|A touch of whimsy up here. This giant pumpkin is sitting|
outside the main entrance. It is HUGE (that's a pallet underneath it)
and just look at all the detail in the carving.
But once again, last night, he had a weird bump. And given that his cold isn't supposed to peak until tonight, we decided to play it safe and stick around one more night. Frankly, if he decides that he'd much rather have the PICU ventilator than his old boring one, I want to be a short elevator ride away from it, not a 45 minute ambulance trip. By tomorrow morning, we should have a change of scenery. It will either be home (yay!) or the PICU. Honestly, my money's on home, but you're never quite sure with this kid.
So anyway about the TALK. Anyone with a medically compromised kid knows about this one. And well, if your child wasn't supposed to live at all, you know, "incompatible with life," you've probably had it more than once.
|Dad and big brothers came for a visit on Monday.|
But here's what this visit has brought:
There are only a few different pulmonary hypertensive medications. Oxygen is first line of defense, and he's been on that since birth. Then there's sildenafil (liquid Viagra). He started that at about four months old. Three years ago they added a drug called Bosenten. That's an interesting one. There is no actual clinical data for pediatric patients, meaning no dosing recommendations whatsoever for people under the age of 12. And it is known to sometimes cause liver issues, really bad ones. But when your option is the drug or death, well.... 'nough said. He takes it.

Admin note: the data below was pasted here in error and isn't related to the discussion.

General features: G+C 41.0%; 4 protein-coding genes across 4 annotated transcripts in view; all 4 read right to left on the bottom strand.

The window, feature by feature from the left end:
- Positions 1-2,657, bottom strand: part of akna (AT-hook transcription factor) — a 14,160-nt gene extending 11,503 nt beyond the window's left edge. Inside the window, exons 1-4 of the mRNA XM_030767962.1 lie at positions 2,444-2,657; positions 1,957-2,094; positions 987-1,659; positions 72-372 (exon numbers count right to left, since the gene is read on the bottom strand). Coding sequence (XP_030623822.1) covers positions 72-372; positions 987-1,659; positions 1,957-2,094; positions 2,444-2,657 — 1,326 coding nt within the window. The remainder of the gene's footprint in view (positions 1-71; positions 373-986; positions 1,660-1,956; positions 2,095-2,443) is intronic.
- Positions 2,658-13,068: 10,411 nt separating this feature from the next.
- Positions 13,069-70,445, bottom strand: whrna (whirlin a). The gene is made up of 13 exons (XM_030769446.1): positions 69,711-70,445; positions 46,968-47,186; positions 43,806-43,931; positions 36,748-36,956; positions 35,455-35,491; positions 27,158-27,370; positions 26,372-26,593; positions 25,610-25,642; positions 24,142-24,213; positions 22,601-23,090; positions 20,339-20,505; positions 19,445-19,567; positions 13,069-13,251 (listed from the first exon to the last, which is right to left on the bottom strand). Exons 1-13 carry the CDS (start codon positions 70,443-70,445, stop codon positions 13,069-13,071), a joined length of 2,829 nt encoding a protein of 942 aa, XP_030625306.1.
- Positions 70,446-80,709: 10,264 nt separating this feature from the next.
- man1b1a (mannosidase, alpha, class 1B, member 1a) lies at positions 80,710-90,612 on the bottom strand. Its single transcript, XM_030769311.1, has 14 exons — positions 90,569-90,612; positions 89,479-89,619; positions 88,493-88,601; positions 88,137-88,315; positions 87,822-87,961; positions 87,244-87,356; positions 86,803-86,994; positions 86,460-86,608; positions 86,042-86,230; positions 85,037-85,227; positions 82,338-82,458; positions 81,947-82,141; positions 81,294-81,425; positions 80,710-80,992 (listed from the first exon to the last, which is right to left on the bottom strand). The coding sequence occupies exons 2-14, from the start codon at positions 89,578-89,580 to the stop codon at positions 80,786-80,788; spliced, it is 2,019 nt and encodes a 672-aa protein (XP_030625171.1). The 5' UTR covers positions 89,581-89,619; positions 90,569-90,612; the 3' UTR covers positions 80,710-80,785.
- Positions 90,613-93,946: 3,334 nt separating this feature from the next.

|Biggest grins I've seen in a while.|
Pulmonary hypertension is considered progressive and non-reversable. And he's already quite compromised because of his trach and ventilator. This is the ugly truth. What does it mean for Aaron? I'm not sure exactly. Each of his other meds have bought him about three years time. There are studies which show really, really good results with the combination of bosenten and iloprost. But of course, there are no studies, none at all, with pediatric patients, let alone peds with Trisomy 18.
And he has full Trisomy 18. And he is trached and ventilator and oxygen dependent. And he is a boy. Yes, that does make a big difference. The time is coming when we will have to make really hard decisions, decisions no parent should ever have to make. But that time is not yet here. And I refuse to face it until it is.
What can't be measured is the songs he sings, the smiles and giggles, his mischievous nature when he teases us. You can't size up the joy that he brings and the lessons he teaches us. You can't calibrate how much love we've learned from him.
So we will bury him. It will be awful, beyond description, more than anything we've had to bear. But to avoid that pain, we would have missed out on all the beauty. There's already enough anticipatory grief. And maybe not enough anticipatory hope. Today, I chose hope.